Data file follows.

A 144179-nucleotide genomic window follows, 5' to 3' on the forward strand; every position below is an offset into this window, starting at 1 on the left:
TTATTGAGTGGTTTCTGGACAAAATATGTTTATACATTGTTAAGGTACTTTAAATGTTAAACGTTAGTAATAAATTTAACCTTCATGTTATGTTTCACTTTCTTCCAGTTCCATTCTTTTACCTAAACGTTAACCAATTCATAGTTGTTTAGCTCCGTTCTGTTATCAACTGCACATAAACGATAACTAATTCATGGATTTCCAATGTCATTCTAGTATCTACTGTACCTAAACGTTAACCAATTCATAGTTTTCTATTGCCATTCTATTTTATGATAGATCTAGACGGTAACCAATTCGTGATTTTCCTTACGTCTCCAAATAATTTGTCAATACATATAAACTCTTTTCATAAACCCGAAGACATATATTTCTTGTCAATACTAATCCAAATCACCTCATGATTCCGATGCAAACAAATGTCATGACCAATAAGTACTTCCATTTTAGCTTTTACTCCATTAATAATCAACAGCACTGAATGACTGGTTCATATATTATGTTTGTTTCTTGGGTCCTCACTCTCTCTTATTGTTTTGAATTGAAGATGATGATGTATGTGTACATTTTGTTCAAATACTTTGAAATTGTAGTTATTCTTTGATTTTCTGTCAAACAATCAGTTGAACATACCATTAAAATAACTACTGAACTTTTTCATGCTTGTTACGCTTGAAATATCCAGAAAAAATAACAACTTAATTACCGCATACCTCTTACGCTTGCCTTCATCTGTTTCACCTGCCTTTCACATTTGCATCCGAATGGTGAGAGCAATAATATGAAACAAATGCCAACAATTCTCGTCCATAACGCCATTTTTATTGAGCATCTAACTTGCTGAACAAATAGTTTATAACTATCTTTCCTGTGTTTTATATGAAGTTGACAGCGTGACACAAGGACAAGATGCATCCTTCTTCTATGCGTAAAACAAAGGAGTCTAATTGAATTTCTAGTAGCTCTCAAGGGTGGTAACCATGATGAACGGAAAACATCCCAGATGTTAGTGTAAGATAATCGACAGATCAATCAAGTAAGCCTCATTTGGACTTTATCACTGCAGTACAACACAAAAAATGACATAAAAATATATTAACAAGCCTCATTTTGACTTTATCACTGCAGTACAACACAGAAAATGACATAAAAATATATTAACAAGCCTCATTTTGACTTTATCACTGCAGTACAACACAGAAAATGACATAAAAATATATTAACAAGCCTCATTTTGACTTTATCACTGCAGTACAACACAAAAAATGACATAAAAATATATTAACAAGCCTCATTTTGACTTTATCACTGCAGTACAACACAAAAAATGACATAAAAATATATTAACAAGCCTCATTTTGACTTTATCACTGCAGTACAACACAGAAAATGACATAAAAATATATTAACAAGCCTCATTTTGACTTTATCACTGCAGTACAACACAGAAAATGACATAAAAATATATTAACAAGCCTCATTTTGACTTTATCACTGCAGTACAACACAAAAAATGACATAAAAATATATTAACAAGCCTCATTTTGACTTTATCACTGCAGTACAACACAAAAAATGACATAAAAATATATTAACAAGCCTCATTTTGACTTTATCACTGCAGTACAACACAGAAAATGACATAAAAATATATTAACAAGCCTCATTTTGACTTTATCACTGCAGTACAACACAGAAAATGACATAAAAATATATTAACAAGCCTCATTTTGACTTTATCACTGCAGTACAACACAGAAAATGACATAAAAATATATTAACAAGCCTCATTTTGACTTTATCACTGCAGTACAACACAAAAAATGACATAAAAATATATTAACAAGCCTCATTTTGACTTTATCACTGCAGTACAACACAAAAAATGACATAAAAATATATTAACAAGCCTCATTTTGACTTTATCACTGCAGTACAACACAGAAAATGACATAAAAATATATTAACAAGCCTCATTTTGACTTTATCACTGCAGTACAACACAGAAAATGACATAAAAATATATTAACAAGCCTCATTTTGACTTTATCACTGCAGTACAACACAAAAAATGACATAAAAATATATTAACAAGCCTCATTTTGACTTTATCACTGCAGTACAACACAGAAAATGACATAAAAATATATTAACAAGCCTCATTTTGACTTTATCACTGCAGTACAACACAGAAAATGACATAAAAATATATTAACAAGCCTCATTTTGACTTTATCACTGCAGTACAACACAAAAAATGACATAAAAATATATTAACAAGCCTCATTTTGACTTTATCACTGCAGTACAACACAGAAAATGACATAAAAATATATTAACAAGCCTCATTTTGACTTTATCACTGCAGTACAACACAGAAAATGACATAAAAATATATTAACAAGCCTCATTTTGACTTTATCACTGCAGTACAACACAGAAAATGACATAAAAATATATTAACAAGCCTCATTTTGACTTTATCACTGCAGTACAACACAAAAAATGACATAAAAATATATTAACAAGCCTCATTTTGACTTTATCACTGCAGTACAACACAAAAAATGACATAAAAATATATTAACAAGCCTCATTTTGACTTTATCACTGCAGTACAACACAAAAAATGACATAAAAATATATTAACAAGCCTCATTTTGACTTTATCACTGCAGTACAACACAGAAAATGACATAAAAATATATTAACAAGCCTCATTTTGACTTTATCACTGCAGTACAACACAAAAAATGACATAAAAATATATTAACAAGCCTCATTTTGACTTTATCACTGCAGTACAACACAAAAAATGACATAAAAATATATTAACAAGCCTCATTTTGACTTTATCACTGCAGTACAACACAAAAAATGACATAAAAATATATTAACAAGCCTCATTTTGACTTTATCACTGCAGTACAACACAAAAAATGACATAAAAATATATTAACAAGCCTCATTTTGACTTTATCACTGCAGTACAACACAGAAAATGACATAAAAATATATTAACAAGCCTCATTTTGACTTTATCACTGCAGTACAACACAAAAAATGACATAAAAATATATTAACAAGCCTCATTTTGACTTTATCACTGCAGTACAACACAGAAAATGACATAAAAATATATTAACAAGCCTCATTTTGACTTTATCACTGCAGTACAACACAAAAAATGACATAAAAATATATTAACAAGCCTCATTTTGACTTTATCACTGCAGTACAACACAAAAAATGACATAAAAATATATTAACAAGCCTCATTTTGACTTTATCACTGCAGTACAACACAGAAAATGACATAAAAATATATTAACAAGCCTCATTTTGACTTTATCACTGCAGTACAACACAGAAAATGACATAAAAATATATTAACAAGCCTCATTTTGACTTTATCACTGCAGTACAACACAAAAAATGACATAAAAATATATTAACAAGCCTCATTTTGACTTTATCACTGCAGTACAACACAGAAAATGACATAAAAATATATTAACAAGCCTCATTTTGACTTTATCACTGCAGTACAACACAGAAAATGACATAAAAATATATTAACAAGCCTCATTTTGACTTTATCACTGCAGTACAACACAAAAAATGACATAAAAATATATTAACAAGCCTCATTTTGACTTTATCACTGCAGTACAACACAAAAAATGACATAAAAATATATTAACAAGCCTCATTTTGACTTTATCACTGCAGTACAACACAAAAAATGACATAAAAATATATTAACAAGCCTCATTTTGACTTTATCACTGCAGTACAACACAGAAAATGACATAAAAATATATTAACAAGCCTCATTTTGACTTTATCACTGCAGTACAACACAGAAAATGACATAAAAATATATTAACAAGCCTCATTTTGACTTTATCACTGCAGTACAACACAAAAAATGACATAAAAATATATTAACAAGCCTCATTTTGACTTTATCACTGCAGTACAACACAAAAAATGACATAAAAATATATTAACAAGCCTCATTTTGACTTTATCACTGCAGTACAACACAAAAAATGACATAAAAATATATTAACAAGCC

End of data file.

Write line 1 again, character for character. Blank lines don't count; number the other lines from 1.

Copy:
A 144179-nucleotide genomic window follows, 5' to 3' on the forward strand; every position below is an offset into this window, starting at 1 on the left: